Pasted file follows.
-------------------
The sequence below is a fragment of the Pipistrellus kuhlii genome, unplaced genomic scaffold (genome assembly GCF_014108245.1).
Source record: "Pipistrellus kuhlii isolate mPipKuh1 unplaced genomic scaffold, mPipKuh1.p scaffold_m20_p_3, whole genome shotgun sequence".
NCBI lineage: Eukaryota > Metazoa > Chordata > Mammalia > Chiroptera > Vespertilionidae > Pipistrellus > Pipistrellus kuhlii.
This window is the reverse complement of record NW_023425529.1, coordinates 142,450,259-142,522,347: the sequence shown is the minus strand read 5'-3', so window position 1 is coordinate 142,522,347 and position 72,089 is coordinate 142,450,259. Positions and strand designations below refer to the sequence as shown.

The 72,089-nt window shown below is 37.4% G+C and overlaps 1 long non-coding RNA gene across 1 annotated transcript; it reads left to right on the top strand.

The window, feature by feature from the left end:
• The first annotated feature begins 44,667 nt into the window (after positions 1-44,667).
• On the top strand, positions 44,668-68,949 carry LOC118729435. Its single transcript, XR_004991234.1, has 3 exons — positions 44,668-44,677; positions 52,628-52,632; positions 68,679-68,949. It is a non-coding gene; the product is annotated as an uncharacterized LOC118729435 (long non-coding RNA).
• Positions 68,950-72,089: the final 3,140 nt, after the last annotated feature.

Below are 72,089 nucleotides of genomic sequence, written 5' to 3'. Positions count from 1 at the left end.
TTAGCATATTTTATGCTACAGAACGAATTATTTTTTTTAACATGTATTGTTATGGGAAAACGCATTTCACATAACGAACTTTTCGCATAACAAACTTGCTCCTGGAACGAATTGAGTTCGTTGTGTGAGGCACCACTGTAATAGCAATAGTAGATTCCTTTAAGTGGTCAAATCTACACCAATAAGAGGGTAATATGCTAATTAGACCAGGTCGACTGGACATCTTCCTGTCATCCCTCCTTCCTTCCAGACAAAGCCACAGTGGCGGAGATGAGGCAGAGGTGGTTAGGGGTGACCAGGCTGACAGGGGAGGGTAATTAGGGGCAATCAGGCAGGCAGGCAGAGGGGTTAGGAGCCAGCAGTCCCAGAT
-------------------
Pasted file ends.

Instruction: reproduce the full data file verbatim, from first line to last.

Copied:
The sequence below is a fragment of the Pipistrellus kuhlii genome, unplaced genomic scaffold (genome assembly GCF_014108245.1).
Source record: "Pipistrellus kuhlii isolate mPipKuh1 unplaced genomic scaffold, mPipKuh1.p scaffold_m20_p_3, whole genome shotgun sequence".
NCBI lineage: Eukaryota > Metazoa > Chordata > Mammalia > Chiroptera > Vespertilionidae > Pipistrellus > Pipistrellus kuhlii.
This window is the reverse complement of record NW_023425529.1, coordinates 142,450,259-142,522,347: the sequence shown is the minus strand read 5'-3', so window position 1 is coordinate 142,522,347 and position 72,089 is coordinate 142,450,259. Positions and strand designations below refer to the sequence as shown.

The 72,089-nt window shown below is 37.4% G+C and overlaps 1 long non-coding RNA gene across 1 annotated transcript; it reads left to right on the top strand.

The window, feature by feature from the left end:
• The first annotated feature begins 44,667 nt into the window (after positions 1-44,667).
• On the top strand, positions 44,668-68,949 carry LOC118729435. Its single transcript, XR_004991234.1, has 3 exons — positions 44,668-44,677; positions 52,628-52,632; positions 68,679-68,949. It is a non-coding gene; the product is annotated as an uncharacterized LOC118729435 (long non-coding RNA).
• Positions 68,950-72,089: the final 3,140 nt, after the last annotated feature.

Below are 72,089 nucleotides of genomic sequence, written 5' to 3'. Positions count from 1 at the left end.
TTAGCATATTTTATGCTACAGAACGAATTATTTTTTTTAACATGTATTGTTATGGGAAAACGCATTTCACATAACGAACTTTTCGCATAACAAACTTGCTCCTGGAACGAATTGAGTTCGTTGTGTGAGGCACCACTGTAATAGCAATAGTAGATTCCTTTAAGTGGTCAAATCTACACCAATAAGAGGGTAATATGCTAATTAGACCAGGTCGACTGGACATCTTCCTGTCATCCCTCCTTCCTTCCAGACAAAGCCACAGTGGCGGAGATGAGGCAGAGGTGGTTAGGGGTGACCAGGCTGACAGGGGAGGGTAATTAGGGGCAATCAGGCAGGCAGGCAGAGGGGTTAGGAGCCAGCAGTCCCAGAT